Here, וַיֹּאמְרוּ is masculine (=neutral) plural, to cover both of them. And furthermore, the word בָּנוּ is also plural. There are two possibilities. First, perhaps one can say that this is slightly different subject matter - a complaint about the nature of Moshe's prophecy being the same of their own, and so perhaps both said this, or words to this effect. The second possibility is that this is a partial elaboration of the previous verse. If so, we already had vatedaber in the previous verse to tell us who the speaker is and who the listener is, as well as the general subject matter, and here we can write more naturally. Since two are involved in the conversation, וַיֹּאמְרוּ might still be acceptable even if only one is talking. And בָּנוּ is of course acceptable even with one speaker, since he or she would be talking about them both.

3 comments:

Ariella said...

Rashi quotes that explanation of Miriam speaking at this point to explain smichas parshios. But there is also another version that says that Miriam noticed that her sister-in-law no longer donned "tachshitey nashim" - the adornments of women (regarded, perhaps, as we do makeup today). When she asked her about it, Tzipora hedged by saying, "Your brother is not 'makpid' on such things." From this Miriam inferred that they were no longer cohabitating.

As it is Miriam who draws the inferences from which she arrives at the conclusion that Moshe is at fault, she takes a more active part in this whole ma'ase.

But Miriam has a lot more positive things going for her. I think she is the only woman in Torah (not all of TaNaCh) who is declared to be a nevia in the text itself. And, as I pointed out in a few blog postings, she is distinguished in another aspect.

joshwaxman said...

thanks for commenting! you make some nice points.

indeed, I agree that smichut parshiyot plays a role, though not in the initial statement of Rashi on why Miryam in mentioned first.

source-wise, the fact that Miryam spoke first is from the Sifrei.

meanwhile, the end of Rashi, connecting it to Eldad and Medad, in explanation of how Tzipporah knew, is from Tanchuma on Tzav.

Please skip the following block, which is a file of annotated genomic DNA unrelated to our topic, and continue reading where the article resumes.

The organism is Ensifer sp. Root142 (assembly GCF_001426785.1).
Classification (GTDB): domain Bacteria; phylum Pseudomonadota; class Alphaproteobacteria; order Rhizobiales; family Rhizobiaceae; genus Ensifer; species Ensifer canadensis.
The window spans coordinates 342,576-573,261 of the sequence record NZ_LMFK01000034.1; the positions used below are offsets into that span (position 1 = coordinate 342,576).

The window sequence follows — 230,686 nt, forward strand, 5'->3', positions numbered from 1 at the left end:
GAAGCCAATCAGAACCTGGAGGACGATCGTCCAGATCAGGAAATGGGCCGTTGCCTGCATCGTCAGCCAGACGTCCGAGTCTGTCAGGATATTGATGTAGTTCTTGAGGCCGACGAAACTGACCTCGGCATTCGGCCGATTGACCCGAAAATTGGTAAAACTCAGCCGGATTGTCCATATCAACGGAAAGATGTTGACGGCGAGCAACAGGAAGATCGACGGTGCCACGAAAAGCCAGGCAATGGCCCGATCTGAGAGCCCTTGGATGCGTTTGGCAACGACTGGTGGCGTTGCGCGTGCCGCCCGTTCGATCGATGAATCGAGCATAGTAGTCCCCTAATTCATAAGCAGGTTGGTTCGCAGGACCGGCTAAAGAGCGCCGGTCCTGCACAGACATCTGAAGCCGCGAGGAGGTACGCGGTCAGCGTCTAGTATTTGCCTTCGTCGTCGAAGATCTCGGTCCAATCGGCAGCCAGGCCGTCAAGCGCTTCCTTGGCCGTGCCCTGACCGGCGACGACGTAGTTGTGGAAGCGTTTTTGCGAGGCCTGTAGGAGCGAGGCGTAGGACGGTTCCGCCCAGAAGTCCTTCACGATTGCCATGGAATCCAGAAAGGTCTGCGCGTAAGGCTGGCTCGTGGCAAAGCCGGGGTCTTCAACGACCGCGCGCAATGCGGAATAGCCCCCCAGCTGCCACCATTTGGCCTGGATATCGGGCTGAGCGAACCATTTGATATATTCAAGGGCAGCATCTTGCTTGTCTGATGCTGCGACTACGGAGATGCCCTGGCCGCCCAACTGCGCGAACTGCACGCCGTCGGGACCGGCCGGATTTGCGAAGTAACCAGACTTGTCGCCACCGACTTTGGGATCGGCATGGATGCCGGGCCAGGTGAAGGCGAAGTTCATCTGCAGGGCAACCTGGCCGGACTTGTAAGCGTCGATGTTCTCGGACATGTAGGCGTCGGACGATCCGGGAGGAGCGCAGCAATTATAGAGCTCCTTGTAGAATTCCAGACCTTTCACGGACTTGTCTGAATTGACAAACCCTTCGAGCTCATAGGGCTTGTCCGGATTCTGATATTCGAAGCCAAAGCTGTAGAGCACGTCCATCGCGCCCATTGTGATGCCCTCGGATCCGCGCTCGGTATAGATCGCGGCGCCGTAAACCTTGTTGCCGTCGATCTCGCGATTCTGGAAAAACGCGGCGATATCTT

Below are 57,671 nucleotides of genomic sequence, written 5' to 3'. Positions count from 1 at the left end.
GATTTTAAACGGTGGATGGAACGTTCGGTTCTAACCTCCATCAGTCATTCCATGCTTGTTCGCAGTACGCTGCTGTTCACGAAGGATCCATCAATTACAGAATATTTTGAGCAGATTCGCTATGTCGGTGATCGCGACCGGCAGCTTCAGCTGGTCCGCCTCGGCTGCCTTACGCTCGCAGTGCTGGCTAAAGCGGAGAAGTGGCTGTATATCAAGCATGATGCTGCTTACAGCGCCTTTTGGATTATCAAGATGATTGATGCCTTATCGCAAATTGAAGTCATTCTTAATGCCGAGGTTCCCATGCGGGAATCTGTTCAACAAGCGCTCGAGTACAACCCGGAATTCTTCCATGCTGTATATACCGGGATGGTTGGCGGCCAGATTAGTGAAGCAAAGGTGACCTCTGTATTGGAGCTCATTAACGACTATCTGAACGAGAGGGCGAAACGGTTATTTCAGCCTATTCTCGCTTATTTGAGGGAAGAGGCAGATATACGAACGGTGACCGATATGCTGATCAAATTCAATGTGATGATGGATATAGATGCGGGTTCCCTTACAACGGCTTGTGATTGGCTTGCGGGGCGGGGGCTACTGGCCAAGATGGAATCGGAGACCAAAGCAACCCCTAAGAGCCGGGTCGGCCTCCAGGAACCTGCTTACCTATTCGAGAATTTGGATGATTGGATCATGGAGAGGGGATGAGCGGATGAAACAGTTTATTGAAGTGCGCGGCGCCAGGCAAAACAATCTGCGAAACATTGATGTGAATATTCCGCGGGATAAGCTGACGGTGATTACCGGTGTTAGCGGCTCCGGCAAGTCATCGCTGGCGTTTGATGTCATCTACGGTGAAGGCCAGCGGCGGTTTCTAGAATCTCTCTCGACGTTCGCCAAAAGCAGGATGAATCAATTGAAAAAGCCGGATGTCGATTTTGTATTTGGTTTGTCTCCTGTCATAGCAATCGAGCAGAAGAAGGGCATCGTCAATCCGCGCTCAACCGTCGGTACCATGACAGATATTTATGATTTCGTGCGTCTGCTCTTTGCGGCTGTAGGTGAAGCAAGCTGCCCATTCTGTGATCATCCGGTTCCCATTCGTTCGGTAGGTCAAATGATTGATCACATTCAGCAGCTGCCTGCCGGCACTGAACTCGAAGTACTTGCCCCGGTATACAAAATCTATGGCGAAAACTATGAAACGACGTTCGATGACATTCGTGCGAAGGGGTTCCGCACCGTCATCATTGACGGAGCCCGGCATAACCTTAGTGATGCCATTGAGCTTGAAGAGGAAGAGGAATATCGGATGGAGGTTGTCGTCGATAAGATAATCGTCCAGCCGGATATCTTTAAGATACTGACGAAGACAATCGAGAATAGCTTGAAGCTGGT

The midrash you cited, about noticing the lack of tachshitim, is a bit later in the Sifrei.

The goal of the latter two midrashim is to explain how she knew he refrained from being fruitful and multiplying. The goal of the inital Sifrei cited by Rashi is to explain why Miryam is mentioned first (or perhaps also why "vatedaber" is used).

The first point is more of a peshat concern, which is why, for example, we see Ibn Ezra deal with it.

The second point already assumes that the issue is Tzipporah and peru urevu, and tries to fill in the gaps. To this end, semichut it utilized. but not just smichut but also the connection between Moshe's reaction "if only all Israel were prophets" and Miriam/Aharon's "has he not also spoken with us." thus, I would not say that Rashi is coming to *answer* smichut (I am much against the What Was Bothering Rashi approach), but rather smichut is used midrashically to fill in certain details.

Also, I don't think the Sifrei meant to contrast these as two reasons for vatedaber Miryam, with Miryam listed first. Rather, vatedaber Miryam is answered by her speaking first, or by speaking in front of her brother Aharon. Working with this, the latter midrash only seeks to fill in the info of how she knew so that she then spoke first.

mevaseretzion said...

>I think she is the only woman in Torah (not all of TaNaCh) who is declared to be a nevia in the text itself.

"ודבורה אשה נביאה אשת לפידות"

שופטים ד:ד